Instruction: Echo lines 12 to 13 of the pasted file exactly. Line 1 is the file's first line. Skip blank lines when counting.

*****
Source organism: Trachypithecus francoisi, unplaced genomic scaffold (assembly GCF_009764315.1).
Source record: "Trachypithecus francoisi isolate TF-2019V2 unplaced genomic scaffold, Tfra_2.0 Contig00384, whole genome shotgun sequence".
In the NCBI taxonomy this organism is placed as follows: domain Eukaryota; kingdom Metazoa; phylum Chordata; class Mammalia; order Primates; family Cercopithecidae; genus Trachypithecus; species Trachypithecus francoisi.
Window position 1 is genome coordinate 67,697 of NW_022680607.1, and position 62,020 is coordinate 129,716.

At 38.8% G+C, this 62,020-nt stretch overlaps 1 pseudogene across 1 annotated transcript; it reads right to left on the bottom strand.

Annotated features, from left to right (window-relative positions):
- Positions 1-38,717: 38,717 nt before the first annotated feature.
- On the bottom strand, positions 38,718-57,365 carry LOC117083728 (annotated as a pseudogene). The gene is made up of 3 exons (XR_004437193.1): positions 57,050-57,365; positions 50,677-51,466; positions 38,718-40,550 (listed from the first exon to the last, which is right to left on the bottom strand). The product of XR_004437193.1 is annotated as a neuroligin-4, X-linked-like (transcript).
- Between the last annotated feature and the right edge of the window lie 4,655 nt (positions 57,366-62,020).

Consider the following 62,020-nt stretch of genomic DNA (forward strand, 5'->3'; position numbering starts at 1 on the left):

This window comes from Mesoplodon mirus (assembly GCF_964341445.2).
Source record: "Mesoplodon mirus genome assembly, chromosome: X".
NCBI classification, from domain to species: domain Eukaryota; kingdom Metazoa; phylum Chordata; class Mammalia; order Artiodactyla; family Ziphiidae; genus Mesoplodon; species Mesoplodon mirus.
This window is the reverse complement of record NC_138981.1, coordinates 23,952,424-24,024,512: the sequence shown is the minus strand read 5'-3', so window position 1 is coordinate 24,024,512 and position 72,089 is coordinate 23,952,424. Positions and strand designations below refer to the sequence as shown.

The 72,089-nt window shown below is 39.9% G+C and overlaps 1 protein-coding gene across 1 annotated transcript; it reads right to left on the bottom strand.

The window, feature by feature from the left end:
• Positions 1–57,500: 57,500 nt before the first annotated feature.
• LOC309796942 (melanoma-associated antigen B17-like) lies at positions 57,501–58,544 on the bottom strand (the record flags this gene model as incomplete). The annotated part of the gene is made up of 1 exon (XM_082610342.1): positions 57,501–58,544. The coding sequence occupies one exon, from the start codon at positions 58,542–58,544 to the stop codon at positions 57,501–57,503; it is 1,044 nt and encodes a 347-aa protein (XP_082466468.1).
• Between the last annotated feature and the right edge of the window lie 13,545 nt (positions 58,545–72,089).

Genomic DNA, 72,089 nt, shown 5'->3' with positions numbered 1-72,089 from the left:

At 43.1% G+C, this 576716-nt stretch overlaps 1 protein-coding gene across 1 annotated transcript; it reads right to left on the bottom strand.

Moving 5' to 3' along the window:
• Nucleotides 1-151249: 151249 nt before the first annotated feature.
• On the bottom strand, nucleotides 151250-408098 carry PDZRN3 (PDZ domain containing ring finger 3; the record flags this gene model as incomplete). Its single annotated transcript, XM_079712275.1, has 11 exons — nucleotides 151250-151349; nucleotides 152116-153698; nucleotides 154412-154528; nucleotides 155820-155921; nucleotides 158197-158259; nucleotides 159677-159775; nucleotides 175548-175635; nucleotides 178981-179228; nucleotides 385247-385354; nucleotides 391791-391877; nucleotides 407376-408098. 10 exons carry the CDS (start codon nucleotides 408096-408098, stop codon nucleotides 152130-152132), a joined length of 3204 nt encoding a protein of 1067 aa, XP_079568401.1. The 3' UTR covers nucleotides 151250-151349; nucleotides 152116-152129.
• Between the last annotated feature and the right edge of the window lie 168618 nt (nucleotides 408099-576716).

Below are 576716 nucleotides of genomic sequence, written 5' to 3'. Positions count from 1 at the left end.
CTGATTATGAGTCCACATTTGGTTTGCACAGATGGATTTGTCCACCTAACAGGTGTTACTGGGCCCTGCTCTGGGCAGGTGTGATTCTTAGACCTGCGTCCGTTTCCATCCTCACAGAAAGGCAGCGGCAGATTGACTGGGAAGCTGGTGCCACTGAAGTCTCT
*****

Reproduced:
Source record: "Mesoplodon mirus genome assembly, chromosome: X".
NCBI classification, from domain to species: domain Eukaryota; kingdom Metazoa; phylum Chordata; class Mammalia; order Artiodactyla; family Ziphiidae; genus Mesoplodon; species Mesoplodon mirus.